Do you feel they are succeeding in that?

Yes, the federations are confused. I think they are using this point of trying to push for members: that you can be a member of IBA and World Boxing, which you can’t. There is no dual-membership existence. It’s shocking, really. Is their plan succeeding? What do you think?

Some federations have recently left the IBA.

Nobody has resigned from IBA. I think they are testing the water at the moment. The tricks they are using, Boris (Van der Vorst, president of World Boxing) and his team are particularly underhanded. They have no financing, no proven track record.

One of the main issues that have long undermined boxing’s popularity, one could say, is the lack of a unified federation, which has led many potential fans to confusion with so many different title belts, etc… Do you agree with that notion?

Yes. IBA could be it. We have the grass roots, the national federations, the ability to transition from the amateur to the professional level and promote international events, with size and scale. For them, it’s about trying to put something in place that has no proven track record. There is with other organisations at the professional level: let them still do their thing. IBA doesn’t want to interfere. There is a place for everybody, but it needs to be managed correctly. This ‘mission creep’ that comes in through the back door with the IOC trying to convince rogue organisations that they are it with no pedigree… it’s nonsense.

You mentioned IBA’s current accomplishments. Do you think World Boxing could achieve those same goals? 

No. None. They can’t even put a major event on the calendar. They call it the World Boxing Championships, what they are running in Colorado Springs. This is an event that has been put in USA Boxing’s performance centre, where they have been a running training camp for many years. That is what it is: a training camp. Let’s be under no illusion over what that is. It has a nice poster.

The IBA argues that it has promoted international events, enhanced engagement and athlete accessibility with fans. Where is it still lacking? Where are improvements to be made? How do you see the future of the sport?

We are on the strategic plan at the moment, where we navigate our way through this minefield, because it has not been easy with this ongoing confusion. How do we improve things? All I’m saying is we have done a great deal to support national federations financially as best we can.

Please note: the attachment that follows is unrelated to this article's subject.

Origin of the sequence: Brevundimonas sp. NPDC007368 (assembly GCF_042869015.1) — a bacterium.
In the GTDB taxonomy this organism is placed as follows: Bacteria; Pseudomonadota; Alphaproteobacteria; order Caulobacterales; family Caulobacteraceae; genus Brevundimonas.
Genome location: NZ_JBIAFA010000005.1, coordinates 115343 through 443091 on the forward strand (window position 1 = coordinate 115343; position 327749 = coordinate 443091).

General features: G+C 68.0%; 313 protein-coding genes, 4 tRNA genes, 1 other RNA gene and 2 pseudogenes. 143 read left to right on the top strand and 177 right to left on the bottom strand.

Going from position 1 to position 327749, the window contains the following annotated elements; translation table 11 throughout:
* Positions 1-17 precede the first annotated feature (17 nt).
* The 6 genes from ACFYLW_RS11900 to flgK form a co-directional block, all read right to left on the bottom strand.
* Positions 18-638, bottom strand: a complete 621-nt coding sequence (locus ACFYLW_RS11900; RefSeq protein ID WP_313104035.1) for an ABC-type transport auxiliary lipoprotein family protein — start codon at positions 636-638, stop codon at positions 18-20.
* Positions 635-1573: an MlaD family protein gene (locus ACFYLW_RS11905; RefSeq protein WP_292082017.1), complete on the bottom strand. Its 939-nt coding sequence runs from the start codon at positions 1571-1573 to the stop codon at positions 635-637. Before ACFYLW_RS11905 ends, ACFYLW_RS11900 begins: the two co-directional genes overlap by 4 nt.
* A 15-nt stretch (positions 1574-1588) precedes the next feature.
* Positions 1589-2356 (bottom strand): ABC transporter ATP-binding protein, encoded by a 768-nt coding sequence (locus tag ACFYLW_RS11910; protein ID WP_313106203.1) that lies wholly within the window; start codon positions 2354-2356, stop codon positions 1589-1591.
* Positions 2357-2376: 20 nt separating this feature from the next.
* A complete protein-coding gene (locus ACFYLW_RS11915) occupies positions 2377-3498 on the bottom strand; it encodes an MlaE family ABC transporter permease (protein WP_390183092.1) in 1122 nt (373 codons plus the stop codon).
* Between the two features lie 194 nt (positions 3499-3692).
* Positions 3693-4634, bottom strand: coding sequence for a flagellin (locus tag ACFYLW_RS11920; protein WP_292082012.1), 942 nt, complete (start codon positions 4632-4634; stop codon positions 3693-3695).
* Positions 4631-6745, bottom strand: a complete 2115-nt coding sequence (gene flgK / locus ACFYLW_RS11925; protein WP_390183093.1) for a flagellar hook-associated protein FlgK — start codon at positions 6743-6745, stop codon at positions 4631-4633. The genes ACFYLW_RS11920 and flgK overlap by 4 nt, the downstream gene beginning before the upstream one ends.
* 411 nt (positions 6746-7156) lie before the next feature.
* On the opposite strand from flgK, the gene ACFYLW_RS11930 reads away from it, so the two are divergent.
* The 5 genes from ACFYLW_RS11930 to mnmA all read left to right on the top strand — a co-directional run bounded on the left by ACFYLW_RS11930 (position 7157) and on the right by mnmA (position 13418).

The IOC’s decision to ban the IBA from the Olympic Games has not helped change boxing’s image. The IBA has said repeatedly that it has undergone deep structural changes, yet the response from the IOC has been that they are not enough. How do we escape this spiral? Who is to blame?

They keep saying we need to change the leadership at the IBA. Well, lets change the leadership at the IOC. Let’s see what happens there. I have seen a lot of turmoil in the background, particularly one of the world’s lead sportsmen, come administrator, come president (of World Athletics) Sebastien Coe. I don’t see them criticising the work that he’s doing. Why doesn’t IOC President Thomas Bach criticise Coe for his announcement on offering prize money at the Paris Games? Thomas Bach knows better, after entrusting him with organising the 2012 London Games. It’s clear what he’s doing.

Regarding the IBA’s own prize money initiative, the IOC has pointed to the unclear origin of said money. What can you tell us about the IBA’s financing?

We have a number of key sponsors.

Is that the main percentage of the funding?

The funding doesn’t come directly from the sponsors. There are funding streams. We are a commercially viable organisation. Our events are starting to be fruitful, so the money we bring in is the money we give out.

Some, like Bach, have personally signalled out IBA president Umar Kremlev, calling him “corrupted and corrupting”, among other things. What’s IBA’s response?